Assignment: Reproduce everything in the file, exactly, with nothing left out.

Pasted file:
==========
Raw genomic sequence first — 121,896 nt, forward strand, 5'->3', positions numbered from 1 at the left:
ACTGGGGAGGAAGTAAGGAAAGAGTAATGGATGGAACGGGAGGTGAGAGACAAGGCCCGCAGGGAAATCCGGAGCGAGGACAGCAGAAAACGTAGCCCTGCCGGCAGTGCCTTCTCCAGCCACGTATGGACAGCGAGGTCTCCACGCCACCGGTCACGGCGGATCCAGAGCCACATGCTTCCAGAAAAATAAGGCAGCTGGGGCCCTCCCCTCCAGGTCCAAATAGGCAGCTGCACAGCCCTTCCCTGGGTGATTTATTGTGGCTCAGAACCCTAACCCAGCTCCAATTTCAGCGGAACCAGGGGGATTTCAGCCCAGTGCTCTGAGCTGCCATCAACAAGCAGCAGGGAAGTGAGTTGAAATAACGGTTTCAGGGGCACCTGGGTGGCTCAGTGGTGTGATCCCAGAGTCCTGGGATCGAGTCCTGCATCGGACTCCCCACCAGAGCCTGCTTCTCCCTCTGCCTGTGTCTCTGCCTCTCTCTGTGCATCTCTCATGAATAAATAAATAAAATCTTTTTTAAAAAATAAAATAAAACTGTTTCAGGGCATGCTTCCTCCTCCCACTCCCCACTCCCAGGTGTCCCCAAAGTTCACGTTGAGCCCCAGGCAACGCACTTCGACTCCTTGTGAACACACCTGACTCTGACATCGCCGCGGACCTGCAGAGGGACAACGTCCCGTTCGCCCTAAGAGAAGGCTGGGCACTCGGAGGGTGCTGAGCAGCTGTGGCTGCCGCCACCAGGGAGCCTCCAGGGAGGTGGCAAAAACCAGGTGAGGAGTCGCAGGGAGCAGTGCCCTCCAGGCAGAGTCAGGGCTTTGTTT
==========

Raw genomic sequence first — 121,896 nt, forward strand, 5'->3', positions numbered from 1 at the left:
ACTGGGGAGGAAGTAAGGAAAGAGTAATGGATGGAACGGGAGGTGAGAGACAAGGCCCGCAGGGAAATCCGGAGCGAGGACAGCAGAAAACGTAGCCCTGCCGGCAGTGCCTTCTCCAGCCACGTATGGACAGCGAGGTCTCCACGCCACCGGTCACGGCGGATCCAGAGCCACATGCTTCCAGAAAAATAAGGCAGCTGGGGCCCTCCCCTCCAGGTCCAAATAGGCAGCTGCACAGCCCTTCCCTGGGTGATTTATTGTGGCTCAGAACCCTAACCCAGCTCCAATTTCAGCGGAACCAGGGGGATTTCAGCCCAGTGCTCTGAGCTGCCATCAACAAGCAGCAGGGAAGTGAGTTGAAATAACGGTTTCAGGGGCACCTGGGTGGCTCAGTGGTGTGATCCCAGAGTCCTGGGATCGAGTCCTGCATCGGACTCCCCACCAGAGCCTGCTTCTCCCTCTGCCTGTGTCTCTGCCTCTCTCTGTGCATCTCTCATGAATAAATAAATAAAATCTTTTTTAAAAAATAAAATAAAACTGTTTCAGGGCATGCTTCCTCCTCCCACTCCCCACTCCCAGGTGTCCCCAAAGTTCACGTTGAGCCCCAGGCAACGCACTTCGACTCCTTGTGAACACACCTGACTCTGACATCGCCGCGGACCTGCAGAGGGACAACGTCCCGTTCGCCCTAAGAGAAGGCTGGGCACTCGGAGGGTGCTGAGCAGCTGTGGCTGCCGCCACCAGGGAGCCTCCAGGGAGGTGGCAAAAACCAGGTGAGGAGTCGCAGGGAGCAGTGCCCTCCAGGCAGAGTCAGGGCTTTGTTT